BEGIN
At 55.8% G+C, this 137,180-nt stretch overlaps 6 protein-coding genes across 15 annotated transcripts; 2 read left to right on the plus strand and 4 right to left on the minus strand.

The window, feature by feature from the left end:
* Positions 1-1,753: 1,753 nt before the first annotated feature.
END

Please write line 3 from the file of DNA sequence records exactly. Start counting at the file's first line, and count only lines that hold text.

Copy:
* Positions 1-1,753: 1,753 nt before the first annotated feature.